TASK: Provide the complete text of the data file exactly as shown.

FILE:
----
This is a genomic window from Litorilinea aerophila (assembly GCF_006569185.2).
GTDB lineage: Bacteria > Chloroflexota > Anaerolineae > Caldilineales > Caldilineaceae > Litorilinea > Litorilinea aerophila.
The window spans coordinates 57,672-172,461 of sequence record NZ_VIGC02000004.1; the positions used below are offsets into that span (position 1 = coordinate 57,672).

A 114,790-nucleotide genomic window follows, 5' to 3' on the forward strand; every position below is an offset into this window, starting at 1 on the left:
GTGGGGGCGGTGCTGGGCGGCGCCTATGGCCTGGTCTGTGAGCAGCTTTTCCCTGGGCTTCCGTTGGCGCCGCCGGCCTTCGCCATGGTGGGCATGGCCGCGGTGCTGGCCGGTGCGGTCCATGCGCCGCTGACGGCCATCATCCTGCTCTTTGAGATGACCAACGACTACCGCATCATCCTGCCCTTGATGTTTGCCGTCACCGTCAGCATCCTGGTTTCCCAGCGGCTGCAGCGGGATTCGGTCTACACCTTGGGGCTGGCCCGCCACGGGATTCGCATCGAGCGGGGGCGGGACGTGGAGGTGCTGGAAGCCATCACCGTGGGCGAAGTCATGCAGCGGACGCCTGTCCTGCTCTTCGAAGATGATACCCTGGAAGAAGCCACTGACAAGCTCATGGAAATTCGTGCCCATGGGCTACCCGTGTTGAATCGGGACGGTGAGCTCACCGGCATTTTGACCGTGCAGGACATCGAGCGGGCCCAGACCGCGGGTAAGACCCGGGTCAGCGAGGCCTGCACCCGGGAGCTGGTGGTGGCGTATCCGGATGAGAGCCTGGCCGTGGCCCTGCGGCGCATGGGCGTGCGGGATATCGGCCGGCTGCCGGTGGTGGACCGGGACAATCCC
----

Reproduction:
This is a genomic window from Litorilinea aerophila (assembly GCF_006569185.2).
GTDB lineage: Bacteria > Chloroflexota > Anaerolineae > Caldilineales > Caldilineaceae > Litorilinea > Litorilinea aerophila.
The window spans coordinates 57,672-172,461 of sequence record NZ_VIGC02000004.1; the positions used below are offsets into that span (position 1 = coordinate 57,672).

A 114,790-nucleotide genomic window follows, 5' to 3' on the forward strand; every position below is an offset into this window, starting at 1 on the left:
GTGGGGGCGGTGCTGGGCGGCGCCTATGGCCTGGTCTGTGAGCAGCTTTTCCCTGGGCTTCCGTTGGCGCCGCCGGCCTTCGCCATGGTGGGCATGGCCGCGGTGCTGGCCGGTGCGGTCCATGCGCCGCTGACGGCCATCATCCTGCTCTTTGAGATGACCAACGACTACCGCATCATCCTGCCCTTGATGTTTGCCGTCACCGTCAGCATCCTGGTTTCCCAGCGGCTGCAGCGGGATTCGGTCTACACCTTGGGGCTGGCCCGCCACGGGATTCGCATCGAGCGGGGGCGGGACGTGGAGGTGCTGGAAGCCATCACCGTGGGCGAAGTCATGCAGCGGACGCCTGTCCTGCTCTTCGAAGATGATACCCTGGAAGAAGCCACTGACAAGCTCATGGAAATTCGTGCCCATGGGCTACCCGTGTTGAATCGGGACGGTGAGCTCACCGGCATTTTGACCGTGCAGGACATCGAGCGGGCCCAGACCGCGGGTAAGACCCGGGTCAGCGAGGCCTGCACCCGGGAGCTGGTGGTGGCGTATCCGGATGAGAGCCTGGCCGTGGCCCTGCGGCGCATGGGCGTGCGGGATATCGGCCGGCTGCCGGTGGTGGACCGGGACAATCCC